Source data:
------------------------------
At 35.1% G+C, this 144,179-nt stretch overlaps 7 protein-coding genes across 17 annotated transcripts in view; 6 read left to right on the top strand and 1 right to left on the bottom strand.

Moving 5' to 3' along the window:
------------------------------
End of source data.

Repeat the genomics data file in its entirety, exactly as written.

At 35.1% G+C, this 144,179-nt stretch overlaps 7 protein-coding genes across 17 annotated transcripts in view; 6 read left to right on the top strand and 1 right to left on the bottom strand.

Moving 5' to 3' along the window: